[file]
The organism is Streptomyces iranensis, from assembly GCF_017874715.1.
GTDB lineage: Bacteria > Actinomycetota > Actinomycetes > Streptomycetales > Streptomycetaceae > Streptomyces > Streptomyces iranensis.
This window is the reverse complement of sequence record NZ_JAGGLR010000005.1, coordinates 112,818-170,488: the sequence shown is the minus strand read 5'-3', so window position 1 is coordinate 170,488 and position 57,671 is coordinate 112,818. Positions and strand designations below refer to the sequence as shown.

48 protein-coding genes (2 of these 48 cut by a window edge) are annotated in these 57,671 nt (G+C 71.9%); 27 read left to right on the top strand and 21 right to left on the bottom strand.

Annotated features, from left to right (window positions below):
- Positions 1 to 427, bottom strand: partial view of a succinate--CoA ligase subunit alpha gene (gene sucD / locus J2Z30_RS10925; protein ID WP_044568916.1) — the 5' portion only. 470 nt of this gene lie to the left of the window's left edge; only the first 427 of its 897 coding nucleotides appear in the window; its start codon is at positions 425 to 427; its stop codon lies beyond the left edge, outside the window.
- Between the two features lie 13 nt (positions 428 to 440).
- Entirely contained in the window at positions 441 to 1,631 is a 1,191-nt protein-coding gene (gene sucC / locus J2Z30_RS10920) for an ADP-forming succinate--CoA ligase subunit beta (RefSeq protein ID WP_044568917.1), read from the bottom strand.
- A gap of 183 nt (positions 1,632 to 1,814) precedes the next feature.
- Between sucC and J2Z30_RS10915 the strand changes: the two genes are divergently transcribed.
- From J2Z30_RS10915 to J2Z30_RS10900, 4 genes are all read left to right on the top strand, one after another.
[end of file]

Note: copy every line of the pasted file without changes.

The organism is Streptomyces iranensis, from assembly GCF_017874715.1.
GTDB lineage: Bacteria > Actinomycetota > Actinomycetes > Streptomycetales > Streptomycetaceae > Streptomyces > Streptomyces iranensis.
This window is the reverse complement of sequence record NZ_JAGGLR010000005.1, coordinates 112,818-170,488: the sequence shown is the minus strand read 5'-3', so window position 1 is coordinate 170,488 and position 57,671 is coordinate 112,818. Positions and strand designations below refer to the sequence as shown.

48 protein-coding genes (2 of these 48 cut by a window edge) are annotated in these 57,671 nt (G+C 71.9%); 27 read left to right on the top strand and 21 right to left on the bottom strand.

Annotated features, from left to right (window positions below):
- Positions 1 to 427, bottom strand: partial view of a succinate--CoA ligase subunit alpha gene (gene sucD / locus J2Z30_RS10925; protein ID WP_044568916.1) — the 5' portion only. 470 nt of this gene lie to the left of the window's left edge; only the first 427 of its 897 coding nucleotides appear in the window; its start codon is at positions 425 to 427; its stop codon lies beyond the left edge, outside the window.
- Between the two features lie 13 nt (positions 428 to 440).
- Entirely contained in the window at positions 441 to 1,631 is a 1,191-nt protein-coding gene (gene sucC / locus J2Z30_RS10920) for an ADP-forming succinate--CoA ligase subunit beta (RefSeq protein ID WP_044568917.1), read from the bottom strand.
- A gap of 183 nt (positions 1,632 to 1,814) precedes the next feature.
- Between sucC and J2Z30_RS10915 the strand changes: the two genes are divergently transcribed.
- From J2Z30_RS10915 to J2Z30_RS10900, 4 genes are all read left to right on the top strand, one after another.